|dc.description.abstract||This thesis presents a longitudinal study of novice programmers during their first year learning to program at university. The purpose of this research was to gain a deeper understanding of the ways in which novice programmers learn to program with an emphasis on their cognitive development processes. The intended outcome was a better understanding of the learning processes of novice programmers, which should enhance the ability of educators to teach, design courses, and assess programming. A key aspect of this research focused on cognitive development theories of Piaget, Vygotsky, Sfard and Cognitive Load and to what degree these theories could explain observations of novice programmers learning to write code.
In order to observe and investigate how novice programmers integrate new programming structure, concepts or elements into their current understanding of code it is necessary to be able to measure how difficult writing tasks are. Thus, the first aim of this research was to develop a task difficulty framework, which consisted of a new empirically verified software metric (code structure and readability) and a SOLO classification (task complexity) for code writing tasks. This framework was then used to design nineteen code writing tasks which were of increasing difficulty and complexity so as to trigger situations that required some form of knowledge adaptation or acquisition. Over one academic year, students were observed attempting to solve these programming tasks using a think aloud protocol and were interviewed retrospectively using a stimulated recall method. These observations were then linked to the cognitive theories in a way that provides an explanation of how programming was learned by these students.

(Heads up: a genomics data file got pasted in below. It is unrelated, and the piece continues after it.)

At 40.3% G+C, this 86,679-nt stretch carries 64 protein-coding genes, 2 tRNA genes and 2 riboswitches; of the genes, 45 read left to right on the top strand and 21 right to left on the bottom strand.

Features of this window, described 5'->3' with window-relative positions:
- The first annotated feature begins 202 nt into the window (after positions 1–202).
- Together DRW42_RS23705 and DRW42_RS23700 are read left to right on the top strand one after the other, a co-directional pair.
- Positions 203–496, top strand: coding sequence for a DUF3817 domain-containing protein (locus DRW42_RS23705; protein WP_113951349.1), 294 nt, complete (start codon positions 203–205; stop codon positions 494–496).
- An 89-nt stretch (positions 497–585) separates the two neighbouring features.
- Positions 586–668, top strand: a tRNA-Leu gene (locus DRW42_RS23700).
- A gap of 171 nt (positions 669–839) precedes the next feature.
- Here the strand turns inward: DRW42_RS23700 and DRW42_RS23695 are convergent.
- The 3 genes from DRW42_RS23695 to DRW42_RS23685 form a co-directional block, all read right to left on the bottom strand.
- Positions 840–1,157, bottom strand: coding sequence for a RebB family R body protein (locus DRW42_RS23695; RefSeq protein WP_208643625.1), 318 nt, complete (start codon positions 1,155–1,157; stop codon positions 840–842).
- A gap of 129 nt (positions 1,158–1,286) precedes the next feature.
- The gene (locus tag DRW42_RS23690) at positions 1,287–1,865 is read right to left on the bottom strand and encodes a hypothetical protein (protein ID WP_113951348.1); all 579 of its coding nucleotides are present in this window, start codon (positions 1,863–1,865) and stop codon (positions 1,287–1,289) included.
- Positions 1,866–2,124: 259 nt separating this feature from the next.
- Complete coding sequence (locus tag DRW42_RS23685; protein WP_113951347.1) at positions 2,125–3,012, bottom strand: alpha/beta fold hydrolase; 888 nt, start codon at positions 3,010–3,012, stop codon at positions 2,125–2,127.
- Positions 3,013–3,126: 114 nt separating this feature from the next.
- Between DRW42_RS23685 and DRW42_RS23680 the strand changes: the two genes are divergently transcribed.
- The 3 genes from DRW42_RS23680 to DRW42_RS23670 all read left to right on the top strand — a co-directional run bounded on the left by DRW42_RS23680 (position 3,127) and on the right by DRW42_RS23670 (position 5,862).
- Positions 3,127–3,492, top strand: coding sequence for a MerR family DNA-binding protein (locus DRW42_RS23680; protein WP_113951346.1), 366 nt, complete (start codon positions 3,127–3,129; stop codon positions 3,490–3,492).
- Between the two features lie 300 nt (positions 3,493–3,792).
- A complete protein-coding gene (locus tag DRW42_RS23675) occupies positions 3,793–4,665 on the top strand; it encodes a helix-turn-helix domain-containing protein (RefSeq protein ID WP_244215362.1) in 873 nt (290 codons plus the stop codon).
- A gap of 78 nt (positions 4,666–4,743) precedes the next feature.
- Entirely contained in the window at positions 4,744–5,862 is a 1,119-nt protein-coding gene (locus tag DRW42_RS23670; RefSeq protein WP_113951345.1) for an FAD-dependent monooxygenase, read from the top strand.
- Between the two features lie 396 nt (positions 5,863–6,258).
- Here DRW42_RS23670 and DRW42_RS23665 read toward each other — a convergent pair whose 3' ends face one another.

The results of this research indicate that both cognitive and sociocultural approaches are important in the development of knowledge of novice programmers. Of the theories examined two were found to be the most useful. The first is Vygotsky’s notions of the Zone of Proximal Development, the role of more knowledgeable others, and recent ideas about scaffolding. The second is Sfard’s theory of concept development that contributes to a deeper understanding of the way novice programmers’ develop patterns and reuse them in solving another programming task. The evidence about learning obtained during this study provides strong support for a change in the size and organization of the classes in which novice programmers are typically taught and in the teaching methods used.||en_NZ